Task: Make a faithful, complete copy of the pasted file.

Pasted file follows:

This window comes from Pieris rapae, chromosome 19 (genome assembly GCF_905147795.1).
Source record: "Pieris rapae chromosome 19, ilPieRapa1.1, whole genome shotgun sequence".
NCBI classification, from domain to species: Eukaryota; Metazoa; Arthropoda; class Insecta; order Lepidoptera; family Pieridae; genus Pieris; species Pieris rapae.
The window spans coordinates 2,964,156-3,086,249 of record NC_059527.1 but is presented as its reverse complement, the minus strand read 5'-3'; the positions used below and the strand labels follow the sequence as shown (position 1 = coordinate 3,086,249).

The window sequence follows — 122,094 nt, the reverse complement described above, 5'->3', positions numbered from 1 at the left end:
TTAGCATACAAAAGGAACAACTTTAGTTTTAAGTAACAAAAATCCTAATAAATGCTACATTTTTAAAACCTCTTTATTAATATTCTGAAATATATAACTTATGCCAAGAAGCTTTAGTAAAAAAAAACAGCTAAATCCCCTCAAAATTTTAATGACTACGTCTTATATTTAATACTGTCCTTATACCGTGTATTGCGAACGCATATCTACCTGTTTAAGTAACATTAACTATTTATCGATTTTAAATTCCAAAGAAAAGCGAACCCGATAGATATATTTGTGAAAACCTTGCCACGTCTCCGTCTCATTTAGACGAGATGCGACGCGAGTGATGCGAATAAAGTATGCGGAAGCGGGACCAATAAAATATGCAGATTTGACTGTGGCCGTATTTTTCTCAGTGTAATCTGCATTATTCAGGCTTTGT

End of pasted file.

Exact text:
This window comes from Pieris rapae, chromosome 19 (genome assembly GCF_905147795.1).
Source record: "Pieris rapae chromosome 19, ilPieRapa1.1, whole genome shotgun sequence".
NCBI classification, from domain to species: Eukaryota; Metazoa; Arthropoda; class Insecta; order Lepidoptera; family Pieridae; genus Pieris; species Pieris rapae.
The window spans coordinates 2,964,156-3,086,249 of record NC_059527.1 but is presented as its reverse complement, the minus strand read 5'-3'; the positions used below and the strand labels follow the sequence as shown (position 1 = coordinate 3,086,249).

The window sequence follows — 122,094 nt, the reverse complement described above, 5'->3', positions numbered from 1 at the left end:
TTAGCATACAAAAGGAACAACTTTAGTTTTAAGTAACAAAAATCCTAATAAATGCTACATTTTTAAAACCTCTTTATTAATATTCTGAAATATATAACTTATGCCAAGAAGCTTTAGTAAAAAAAAACAGCTAAATCCCCTCAAAATTTTAATGACTACGTCTTATATTTAATACTGTCCTTATACCGTGTATTGCGAACGCATATCTACCTGTTTAAGTAACATTAACTATTTATCGATTTTAAATTCCAAAGAAAAGCGAACCCGATAGATATATTTGTGAAAACCTTGCCACGTCTCCGTCTCATTTAGACGAGATGCGACGCGAGTGATGCGAATAAAGTATGCGGAAGCGGGACCAATAAAATATGCAGATTTGACTGTGGCCGTATTTTTCTCAGTGTAATCTGCATTATTCAGGCTTTGT